Virtual Business Home Working and the High Street

With an eye on our last update about the necessities of the virtual shop window for your business, this week’s update catches up with the Office for National Statistics view on the changing social picture as the high street starts to wake up, home working and a couple of factors to bear in mind to make sure your online processes work, once a potential client/customer decides to trade with you.

Firstly, the latest 19 June COVID-19 update from the Office for National Statistics again makes for interesting reading.

The headlines are:

  • Over 9 in 10 adults (92%) in Great Britain have left their home this week – the same proportion as last week; and of these, almost 1 in 5 (18%) said they had visited somewhere that was crowded. The largest increase in reasons for leaving the home this week is travelling to work up to 29% compared with 26% last week, reflecting the change in guidance and the easing of the stay at home measures across Great Britain.
  • Of those adults who said they were in employment, almost 8 in 10 (79%) said they had worked this week, either by working at home or travelling to work, an increase from 7 in 10 (70%) last week.
  • A greater proportion of those who had worked in the past seven days did so from home, with 49% saying they had either exclusively worked from home or had worked from home alongside travelling to work; an increase from 41% last week.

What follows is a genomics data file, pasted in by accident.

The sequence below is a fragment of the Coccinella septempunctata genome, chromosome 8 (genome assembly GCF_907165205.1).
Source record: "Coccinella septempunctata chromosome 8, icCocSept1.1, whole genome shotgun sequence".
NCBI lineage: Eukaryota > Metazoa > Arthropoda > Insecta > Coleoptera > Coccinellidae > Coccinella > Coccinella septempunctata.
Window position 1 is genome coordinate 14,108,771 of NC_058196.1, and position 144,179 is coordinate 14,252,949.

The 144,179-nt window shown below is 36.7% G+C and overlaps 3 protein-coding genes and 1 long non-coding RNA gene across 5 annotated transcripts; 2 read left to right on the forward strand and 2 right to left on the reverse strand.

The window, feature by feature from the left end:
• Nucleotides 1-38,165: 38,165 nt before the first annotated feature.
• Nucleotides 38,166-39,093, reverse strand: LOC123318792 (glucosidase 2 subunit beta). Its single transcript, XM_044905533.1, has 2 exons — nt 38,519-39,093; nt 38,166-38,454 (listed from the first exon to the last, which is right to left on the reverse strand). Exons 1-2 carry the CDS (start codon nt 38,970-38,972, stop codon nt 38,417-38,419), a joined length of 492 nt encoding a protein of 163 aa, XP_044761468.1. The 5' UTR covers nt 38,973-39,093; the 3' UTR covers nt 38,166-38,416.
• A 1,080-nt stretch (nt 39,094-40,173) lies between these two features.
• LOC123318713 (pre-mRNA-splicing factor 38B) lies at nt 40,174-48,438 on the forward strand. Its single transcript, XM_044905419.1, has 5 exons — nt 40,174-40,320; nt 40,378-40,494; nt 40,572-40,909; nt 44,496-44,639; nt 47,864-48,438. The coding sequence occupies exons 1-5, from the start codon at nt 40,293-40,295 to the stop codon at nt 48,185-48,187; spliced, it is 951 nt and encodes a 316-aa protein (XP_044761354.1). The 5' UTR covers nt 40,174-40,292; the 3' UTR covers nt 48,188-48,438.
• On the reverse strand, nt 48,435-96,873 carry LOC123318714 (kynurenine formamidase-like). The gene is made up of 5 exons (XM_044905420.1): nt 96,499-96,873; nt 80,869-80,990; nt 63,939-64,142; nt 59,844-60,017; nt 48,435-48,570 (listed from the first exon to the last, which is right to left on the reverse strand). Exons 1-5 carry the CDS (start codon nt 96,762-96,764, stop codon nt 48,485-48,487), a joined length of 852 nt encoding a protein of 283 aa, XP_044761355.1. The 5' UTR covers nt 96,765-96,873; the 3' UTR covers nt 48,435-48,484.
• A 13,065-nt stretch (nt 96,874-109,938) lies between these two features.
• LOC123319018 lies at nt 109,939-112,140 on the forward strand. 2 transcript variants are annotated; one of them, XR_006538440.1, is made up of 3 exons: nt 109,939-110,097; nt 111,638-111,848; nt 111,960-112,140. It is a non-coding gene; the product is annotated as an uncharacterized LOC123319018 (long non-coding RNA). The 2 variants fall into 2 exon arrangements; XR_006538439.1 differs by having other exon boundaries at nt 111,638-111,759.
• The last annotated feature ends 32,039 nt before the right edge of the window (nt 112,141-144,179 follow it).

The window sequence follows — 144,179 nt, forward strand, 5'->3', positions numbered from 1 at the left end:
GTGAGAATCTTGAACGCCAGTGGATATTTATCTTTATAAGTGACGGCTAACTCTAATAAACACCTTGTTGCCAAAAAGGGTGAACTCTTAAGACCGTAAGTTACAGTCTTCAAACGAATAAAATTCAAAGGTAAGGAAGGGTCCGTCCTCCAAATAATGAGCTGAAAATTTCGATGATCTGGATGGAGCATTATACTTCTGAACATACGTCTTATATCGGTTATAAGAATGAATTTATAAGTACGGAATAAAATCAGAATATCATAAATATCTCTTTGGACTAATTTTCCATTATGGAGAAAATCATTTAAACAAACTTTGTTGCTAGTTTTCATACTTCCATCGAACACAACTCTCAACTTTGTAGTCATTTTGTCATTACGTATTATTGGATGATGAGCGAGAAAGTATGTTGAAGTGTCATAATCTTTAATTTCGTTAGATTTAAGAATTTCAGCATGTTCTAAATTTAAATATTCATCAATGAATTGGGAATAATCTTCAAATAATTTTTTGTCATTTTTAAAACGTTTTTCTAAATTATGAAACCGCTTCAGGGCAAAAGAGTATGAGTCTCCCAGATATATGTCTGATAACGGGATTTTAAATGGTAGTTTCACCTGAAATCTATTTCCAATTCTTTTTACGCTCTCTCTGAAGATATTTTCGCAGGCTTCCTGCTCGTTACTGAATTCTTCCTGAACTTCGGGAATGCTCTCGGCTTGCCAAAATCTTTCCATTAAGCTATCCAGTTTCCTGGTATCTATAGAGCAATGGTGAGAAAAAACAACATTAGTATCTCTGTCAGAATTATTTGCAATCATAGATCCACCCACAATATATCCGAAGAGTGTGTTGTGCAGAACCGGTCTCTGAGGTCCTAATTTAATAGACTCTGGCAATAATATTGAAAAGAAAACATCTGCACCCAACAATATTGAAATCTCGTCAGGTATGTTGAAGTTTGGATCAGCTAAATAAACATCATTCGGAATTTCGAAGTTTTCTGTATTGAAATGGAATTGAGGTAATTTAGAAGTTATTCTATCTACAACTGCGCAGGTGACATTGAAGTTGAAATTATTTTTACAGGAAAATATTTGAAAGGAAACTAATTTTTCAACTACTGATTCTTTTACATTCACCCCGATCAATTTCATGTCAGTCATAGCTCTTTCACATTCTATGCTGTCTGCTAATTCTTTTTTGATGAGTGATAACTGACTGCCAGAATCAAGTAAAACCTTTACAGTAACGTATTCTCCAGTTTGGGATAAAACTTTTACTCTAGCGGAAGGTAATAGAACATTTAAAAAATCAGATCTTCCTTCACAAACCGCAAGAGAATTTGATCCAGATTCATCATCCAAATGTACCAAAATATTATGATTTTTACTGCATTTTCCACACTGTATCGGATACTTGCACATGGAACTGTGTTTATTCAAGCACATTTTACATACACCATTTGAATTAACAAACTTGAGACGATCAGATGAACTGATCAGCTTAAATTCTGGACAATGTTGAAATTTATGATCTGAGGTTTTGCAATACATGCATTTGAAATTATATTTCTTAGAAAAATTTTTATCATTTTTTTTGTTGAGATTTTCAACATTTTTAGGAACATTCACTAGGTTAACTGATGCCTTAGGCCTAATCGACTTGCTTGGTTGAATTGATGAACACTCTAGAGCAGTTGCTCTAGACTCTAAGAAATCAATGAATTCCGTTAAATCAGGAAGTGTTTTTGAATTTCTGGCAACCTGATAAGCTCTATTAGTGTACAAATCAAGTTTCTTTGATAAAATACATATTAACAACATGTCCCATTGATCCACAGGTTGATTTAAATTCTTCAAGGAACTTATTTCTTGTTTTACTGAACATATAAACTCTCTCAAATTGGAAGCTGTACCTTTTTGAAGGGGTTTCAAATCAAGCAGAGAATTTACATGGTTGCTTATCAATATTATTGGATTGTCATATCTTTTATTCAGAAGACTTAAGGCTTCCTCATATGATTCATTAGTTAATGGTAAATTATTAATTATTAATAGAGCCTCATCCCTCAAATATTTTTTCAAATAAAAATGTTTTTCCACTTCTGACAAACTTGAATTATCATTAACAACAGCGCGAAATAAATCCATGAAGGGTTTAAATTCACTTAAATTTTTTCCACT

• 4 in 10 adults (40%) reported that they had used face coverings outside of their home in the past week, an increase on last week (30%).
  • Of those adults who had used public transport in the past seven days, 62% had worn a face covering when travelling on public transport – an increase from 45% last week.
  • Just over 1 in 5 (21%) adults with children of school age reported that they had been asked to send their children back to school. Two-thirds (67%) of these said that their children were now attending school some or all of the time.”

The changing nature of work and how it is carried out is something that jumps out from the above – as the UK government starts looking to ease lockdown restrictions, there are indications that it is thinking about giving employees the right to work from home as part of their return to work package. The German government is also considering introducing similar legislation, so it may be a trend we see grow in Europe, if not globally.